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SpaceX Falcon 9’s vertical landing: Here’s why it matters for science

SpaceX's Falcon 9 rocket entered into space, deployed satellites, and then landed back on Earth successfully which is an important milestone in space technology.

Written by Shruti Dhapola | Updated: December 25, 2015 12:28:23 pm
Falcon 9 landing video, Falcon 9 rocket, Falcon 9 rocket landing, SpaceX Tesla, Falcon 9 vertical landing, Falcon 9 VTVL, SpaceX, SpaceX Falcon 9, SpaceX Elon Musk, Elon Musk Falcon 9 landing SpaceX’s Falcon 9 landing successfully on its landing site. (Source: SpaceX Twitter feed)

SpaceX, the company run and founded by Tesla Motors’ Elon Musk, has successfully completed a vertical take-off and vertical landing (VTVL) with its Falcon 9 rocket after delivering a payload of commercial satellites, setting a new landmark in space travel technology.

The Falcon 9 rocket blasted off from Florida with 11 communication satellites for customer OrbComm Inc and successfully deployed them in space. The reusable main-stage booster then turned around and landed safely near its launchpad at Cape Canaveral. With this, Falcon 9 becomes the first space rocket to land successfully on earth after launching a commercial payload in space.

Watch launch video

Why is the Falcon 9 landing so important for SpaceX?

The fact that Falcon 9 was able to go into space, launch its commercial payload and then return to Earth is great news for SpaceX as it will bring down operational costs for the company. Space X has proved that its rockets can be refurbished and re-flown for commercial purposes. However, SpaceX has not yet revealed how much of the rocket’s components can be reused.



The SpaceX feat is important, given that this is the first time that an orbital rocket has come back to Earth intact. The rocket reached a height of approximately 200 kms before it landed back on earth, and it is this high altitude which made the company’s mission so difficult.

Falcon 9 details

Falcon 9 is a 229.6 feet (70 metres) tall, two-stage rocket, built and designed by the company to deliver satellites and the Dragon spacecraft into orbit. It’s got a diametre of 12 feet and generates more than 1.5 million pounds of thrust at sea level, going up to nearly 1.7 million pounds of thrust in vacuum of space.

Elon Musk, also put out details about the Falcon 9 used in today’s mission and said the rocket has a higher performance than the prior version due to increased boost thrust, deep cryo-oxidizer and a much larger upper stage engine bell.

How is the Falcon 9 different from say rival Blue Origins’ New Shepard, which also landed back after take-off in November this year?

Falcon 9 is a bigger, more powerful rocket than Blue Origins’ New Shepard, which entered the earth’s orbit in November and successfully landed back. Blue Origins is funded by Amazon founder and CEO Jeff Bezos.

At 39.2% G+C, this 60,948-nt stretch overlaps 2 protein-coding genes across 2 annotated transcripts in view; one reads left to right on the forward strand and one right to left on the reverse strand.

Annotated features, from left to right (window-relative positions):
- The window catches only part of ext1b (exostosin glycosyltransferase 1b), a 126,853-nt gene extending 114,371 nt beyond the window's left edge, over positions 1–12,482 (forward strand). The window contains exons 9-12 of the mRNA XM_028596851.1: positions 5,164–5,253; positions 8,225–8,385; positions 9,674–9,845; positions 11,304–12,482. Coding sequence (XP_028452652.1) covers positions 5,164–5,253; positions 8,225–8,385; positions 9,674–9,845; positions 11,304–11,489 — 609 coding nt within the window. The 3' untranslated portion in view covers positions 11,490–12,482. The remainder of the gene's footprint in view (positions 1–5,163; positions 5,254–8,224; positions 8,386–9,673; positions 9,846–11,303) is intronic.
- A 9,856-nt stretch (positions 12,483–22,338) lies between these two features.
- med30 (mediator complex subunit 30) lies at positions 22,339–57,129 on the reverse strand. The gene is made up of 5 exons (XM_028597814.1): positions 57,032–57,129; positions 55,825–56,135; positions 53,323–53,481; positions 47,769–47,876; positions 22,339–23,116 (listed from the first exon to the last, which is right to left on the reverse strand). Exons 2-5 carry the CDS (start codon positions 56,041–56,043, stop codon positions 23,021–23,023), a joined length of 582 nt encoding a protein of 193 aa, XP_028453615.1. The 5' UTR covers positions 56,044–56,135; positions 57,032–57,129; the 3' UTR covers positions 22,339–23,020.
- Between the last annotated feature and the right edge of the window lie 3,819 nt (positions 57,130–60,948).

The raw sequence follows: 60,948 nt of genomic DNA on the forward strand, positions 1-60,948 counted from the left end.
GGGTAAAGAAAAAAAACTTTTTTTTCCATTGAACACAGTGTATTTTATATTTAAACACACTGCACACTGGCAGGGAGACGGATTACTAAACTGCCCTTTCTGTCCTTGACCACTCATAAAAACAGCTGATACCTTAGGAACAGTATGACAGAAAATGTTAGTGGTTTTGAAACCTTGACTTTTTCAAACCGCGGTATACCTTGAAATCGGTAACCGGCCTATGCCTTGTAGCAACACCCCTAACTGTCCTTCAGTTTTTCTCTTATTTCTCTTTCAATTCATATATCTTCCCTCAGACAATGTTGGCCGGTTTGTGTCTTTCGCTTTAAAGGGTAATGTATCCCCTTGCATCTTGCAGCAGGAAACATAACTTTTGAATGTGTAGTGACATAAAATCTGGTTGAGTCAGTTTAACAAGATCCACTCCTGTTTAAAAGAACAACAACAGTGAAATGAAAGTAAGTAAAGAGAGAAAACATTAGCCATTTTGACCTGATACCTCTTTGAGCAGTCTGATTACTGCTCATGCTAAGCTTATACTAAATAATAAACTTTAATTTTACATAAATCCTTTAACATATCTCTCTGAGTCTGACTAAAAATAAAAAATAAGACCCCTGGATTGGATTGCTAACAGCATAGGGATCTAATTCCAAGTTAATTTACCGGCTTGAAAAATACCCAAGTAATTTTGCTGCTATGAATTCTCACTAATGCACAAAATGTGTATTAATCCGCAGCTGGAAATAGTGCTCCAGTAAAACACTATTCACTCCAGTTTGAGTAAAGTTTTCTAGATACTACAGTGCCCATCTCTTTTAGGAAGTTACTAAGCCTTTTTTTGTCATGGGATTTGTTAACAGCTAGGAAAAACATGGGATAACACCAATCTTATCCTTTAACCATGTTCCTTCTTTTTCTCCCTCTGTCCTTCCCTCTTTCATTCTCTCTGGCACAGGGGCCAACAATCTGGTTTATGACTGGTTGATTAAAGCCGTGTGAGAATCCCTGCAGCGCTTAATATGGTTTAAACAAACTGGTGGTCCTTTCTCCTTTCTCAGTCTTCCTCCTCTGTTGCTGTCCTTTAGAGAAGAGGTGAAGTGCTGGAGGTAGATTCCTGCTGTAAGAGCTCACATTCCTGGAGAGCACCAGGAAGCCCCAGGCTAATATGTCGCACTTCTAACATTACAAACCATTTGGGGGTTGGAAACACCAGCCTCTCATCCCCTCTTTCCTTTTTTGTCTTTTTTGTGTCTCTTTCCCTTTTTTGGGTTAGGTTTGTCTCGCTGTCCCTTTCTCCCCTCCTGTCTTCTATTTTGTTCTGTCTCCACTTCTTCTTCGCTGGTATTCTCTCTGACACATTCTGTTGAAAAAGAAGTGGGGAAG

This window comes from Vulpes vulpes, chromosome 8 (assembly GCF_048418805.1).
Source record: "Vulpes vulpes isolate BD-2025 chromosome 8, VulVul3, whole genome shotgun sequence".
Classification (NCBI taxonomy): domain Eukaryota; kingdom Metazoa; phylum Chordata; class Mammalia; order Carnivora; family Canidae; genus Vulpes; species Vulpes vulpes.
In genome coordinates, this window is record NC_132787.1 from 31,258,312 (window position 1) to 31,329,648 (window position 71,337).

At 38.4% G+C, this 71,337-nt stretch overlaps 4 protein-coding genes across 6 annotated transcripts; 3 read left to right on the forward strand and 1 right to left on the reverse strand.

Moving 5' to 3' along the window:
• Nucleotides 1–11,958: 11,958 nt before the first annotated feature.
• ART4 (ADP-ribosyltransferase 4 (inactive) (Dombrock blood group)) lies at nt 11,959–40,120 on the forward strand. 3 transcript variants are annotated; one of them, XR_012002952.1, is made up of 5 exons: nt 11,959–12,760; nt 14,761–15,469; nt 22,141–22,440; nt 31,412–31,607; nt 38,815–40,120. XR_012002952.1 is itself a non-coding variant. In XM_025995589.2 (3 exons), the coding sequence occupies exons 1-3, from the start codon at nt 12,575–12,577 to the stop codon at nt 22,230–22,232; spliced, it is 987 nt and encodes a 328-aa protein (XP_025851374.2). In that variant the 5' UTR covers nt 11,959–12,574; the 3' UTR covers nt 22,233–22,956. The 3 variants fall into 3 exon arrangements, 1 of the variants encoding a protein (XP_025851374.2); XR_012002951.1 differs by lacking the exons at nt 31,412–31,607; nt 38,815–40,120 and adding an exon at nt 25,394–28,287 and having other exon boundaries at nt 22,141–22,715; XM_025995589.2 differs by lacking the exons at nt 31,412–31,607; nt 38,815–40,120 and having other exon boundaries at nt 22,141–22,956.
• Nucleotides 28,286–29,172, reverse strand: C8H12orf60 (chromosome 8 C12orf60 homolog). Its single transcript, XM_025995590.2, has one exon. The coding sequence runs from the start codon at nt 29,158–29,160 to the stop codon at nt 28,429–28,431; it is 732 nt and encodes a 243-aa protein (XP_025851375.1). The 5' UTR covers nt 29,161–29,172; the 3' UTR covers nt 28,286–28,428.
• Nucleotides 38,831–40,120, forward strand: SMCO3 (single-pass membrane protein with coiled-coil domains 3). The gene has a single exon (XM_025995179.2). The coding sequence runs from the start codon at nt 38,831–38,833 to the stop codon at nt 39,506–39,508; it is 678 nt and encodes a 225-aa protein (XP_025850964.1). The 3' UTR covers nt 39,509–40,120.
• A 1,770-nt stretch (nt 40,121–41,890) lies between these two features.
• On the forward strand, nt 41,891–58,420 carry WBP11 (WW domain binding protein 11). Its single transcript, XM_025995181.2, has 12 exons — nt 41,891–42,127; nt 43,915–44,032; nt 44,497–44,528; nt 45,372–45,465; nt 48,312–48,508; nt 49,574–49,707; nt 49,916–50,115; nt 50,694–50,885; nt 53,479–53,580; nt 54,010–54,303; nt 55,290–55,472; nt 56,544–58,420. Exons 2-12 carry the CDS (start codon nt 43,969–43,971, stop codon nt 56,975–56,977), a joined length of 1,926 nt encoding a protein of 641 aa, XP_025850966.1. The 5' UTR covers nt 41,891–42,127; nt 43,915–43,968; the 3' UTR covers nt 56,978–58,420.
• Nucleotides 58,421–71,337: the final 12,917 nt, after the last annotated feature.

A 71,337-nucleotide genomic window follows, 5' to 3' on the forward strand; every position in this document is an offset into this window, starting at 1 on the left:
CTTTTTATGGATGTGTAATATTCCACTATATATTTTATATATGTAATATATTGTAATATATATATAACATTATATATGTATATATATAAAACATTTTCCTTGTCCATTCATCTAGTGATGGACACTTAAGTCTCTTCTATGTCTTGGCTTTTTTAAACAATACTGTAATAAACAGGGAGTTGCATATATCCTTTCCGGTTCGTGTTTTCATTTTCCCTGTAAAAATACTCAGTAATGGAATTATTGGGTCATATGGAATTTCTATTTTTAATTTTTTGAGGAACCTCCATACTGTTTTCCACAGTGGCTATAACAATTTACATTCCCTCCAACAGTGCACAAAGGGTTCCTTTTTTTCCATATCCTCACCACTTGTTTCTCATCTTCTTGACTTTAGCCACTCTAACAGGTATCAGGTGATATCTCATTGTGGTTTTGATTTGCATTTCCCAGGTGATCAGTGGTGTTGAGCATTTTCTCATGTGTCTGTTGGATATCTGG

Video: SpaceX’s Falcon 9 lands successfully after launching into space

Falcon 9’s first stage is powered by nine Merlin engines, each one being much more powerful than the Blue Shepard which has one BE-3 engine. Each Merlin engine can emit 756 kilonewtons (170,000 pounds) of thrust at liftoff, while the BE-3 has a thrust of 110,000 pounds at liftoff. The total mass of the Falcon 9 is 541,300 kg or 1,194,000 pounds; the greater the mass of a rocket, the greater is the amount of thrust required to take-off into space.

Must see: SpaceX Falcon rocket explodes after Florida liftoff

Falcon 9 is primarily for delivering commercial space payload and therefore can carry a lot more weight, while New Shepard is really for taking space tourists to the edge of the earth and experience weightlessness.

Is Falcon 9 the first rocket to go into space and land safely back on earth?

The first sub-orbital reusable rocket was used in the X-15 planes tested by US Air Force and NASA in 1960s. These three rocket-powered planes reached the edge of outer space and the research data provided by them helped shape future space programs at NASA. In the private sector, SpaceShipOne, a rocket-powered aircraft, also completed the first spaceflight in 2004 and landed back successfully on Earth.

SpaceX’s Falcon 9 had done a soft landing in the Atlantic Ocean in July 2014, proving that its engines are capable of successfully re-entering from space. In this case, the rocket had tipped sideways after landing.

So what next for Falcon 9?

Interestingly, after the successful landing Musk declared that the Falcon 9 will never fly again and that they’ll be keep this one back on earth. Even so, Musk’s company has proved that reusable rockets that go into space are very much a reality.

Watch video of Falcon 9 test flight from 2014

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